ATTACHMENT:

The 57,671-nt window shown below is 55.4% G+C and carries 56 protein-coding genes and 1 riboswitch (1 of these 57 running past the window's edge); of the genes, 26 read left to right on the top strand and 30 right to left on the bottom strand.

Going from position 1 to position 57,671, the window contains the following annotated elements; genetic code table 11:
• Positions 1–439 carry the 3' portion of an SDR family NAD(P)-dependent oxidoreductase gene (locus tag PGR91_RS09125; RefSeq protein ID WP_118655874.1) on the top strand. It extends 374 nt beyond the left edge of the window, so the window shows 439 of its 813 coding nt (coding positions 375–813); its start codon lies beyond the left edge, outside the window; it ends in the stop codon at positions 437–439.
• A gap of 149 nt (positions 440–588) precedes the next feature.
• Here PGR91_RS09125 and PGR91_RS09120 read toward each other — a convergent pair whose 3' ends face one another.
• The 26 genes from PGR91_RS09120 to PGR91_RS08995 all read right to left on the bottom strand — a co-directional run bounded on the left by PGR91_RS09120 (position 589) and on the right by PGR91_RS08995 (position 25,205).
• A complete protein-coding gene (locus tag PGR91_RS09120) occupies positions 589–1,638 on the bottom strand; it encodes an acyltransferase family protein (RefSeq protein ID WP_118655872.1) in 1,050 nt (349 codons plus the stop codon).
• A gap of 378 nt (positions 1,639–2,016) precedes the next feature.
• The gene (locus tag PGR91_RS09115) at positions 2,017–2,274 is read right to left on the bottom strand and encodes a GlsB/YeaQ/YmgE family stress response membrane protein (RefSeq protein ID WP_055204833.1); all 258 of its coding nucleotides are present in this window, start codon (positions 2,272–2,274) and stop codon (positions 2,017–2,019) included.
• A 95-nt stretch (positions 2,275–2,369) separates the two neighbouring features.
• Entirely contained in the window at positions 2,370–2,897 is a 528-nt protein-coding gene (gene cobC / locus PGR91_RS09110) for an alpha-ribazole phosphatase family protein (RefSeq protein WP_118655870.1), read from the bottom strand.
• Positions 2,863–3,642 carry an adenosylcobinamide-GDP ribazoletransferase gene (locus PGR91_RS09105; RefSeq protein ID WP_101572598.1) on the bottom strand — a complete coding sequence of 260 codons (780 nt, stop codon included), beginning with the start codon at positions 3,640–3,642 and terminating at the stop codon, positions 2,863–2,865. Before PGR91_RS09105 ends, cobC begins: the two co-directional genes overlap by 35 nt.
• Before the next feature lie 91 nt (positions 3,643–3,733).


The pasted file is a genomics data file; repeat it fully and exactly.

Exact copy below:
The 57,671-nt window shown below is 55.4% G+C and carries 56 protein-coding genes and 1 riboswitch (1 of these 57 running past the window's edge); of the genes, 26 read left to right on the top strand and 30 right to left on the bottom strand.

Going from position 1 to position 57,671, the window contains the following annotated elements; genetic code table 11:
• Positions 1–439 carry the 3' portion of an SDR family NAD(P)-dependent oxidoreductase gene (locus tag PGR91_RS09125; RefSeq protein ID WP_118655874.1) on the top strand. It extends 374 nt beyond the left edge of the window, so the window shows 439 of its 813 coding nt (coding positions 375–813); its start codon lies beyond the left edge, outside the window; it ends in the stop codon at positions 437–439.
• A gap of 149 nt (positions 440–588) precedes the next feature.
• Here PGR91_RS09125 and PGR91_RS09120 read toward each other — a convergent pair whose 3' ends face one another.
• The 26 genes from PGR91_RS09120 to PGR91_RS08995 all read right to left on the bottom strand — a co-directional run bounded on the left by PGR91_RS09120 (position 589) and on the right by PGR91_RS08995 (position 25,205).
• A complete protein-coding gene (locus tag PGR91_RS09120) occupies positions 589–1,638 on the bottom strand; it encodes an acyltransferase family protein (RefSeq protein ID WP_118655872.1) in 1,050 nt (349 codons plus the stop codon).
• A gap of 378 nt (positions 1,639–2,016) precedes the next feature.
• The gene (locus tag PGR91_RS09115) at positions 2,017–2,274 is read right to left on the bottom strand and encodes a GlsB/YeaQ/YmgE family stress response membrane protein (RefSeq protein ID WP_055204833.1); all 258 of its coding nucleotides are present in this window, start codon (positions 2,272–2,274) and stop codon (positions 2,017–2,019) included.
• A 95-nt stretch (positions 2,275–2,369) separates the two neighbouring features.
• Entirely contained in the window at positions 2,370–2,897 is a 528-nt protein-coding gene (gene cobC / locus PGR91_RS09110) for an alpha-ribazole phosphatase family protein (RefSeq protein WP_118655870.1), read from the bottom strand.
• Positions 2,863–3,642 carry an adenosylcobinamide-GDP ribazoletransferase gene (locus PGR91_RS09105; RefSeq protein ID WP_101572598.1) on the bottom strand — a complete coding sequence of 260 codons (780 nt, stop codon included), beginning with the start codon at positions 3,640–3,642 and terminating at the stop codon, positions 2,863–2,865. Before PGR91_RS09105 ends, cobC begins: the two co-directional genes overlap by 35 nt.
• Before the next feature lie 91 nt (positions 3,643–3,733).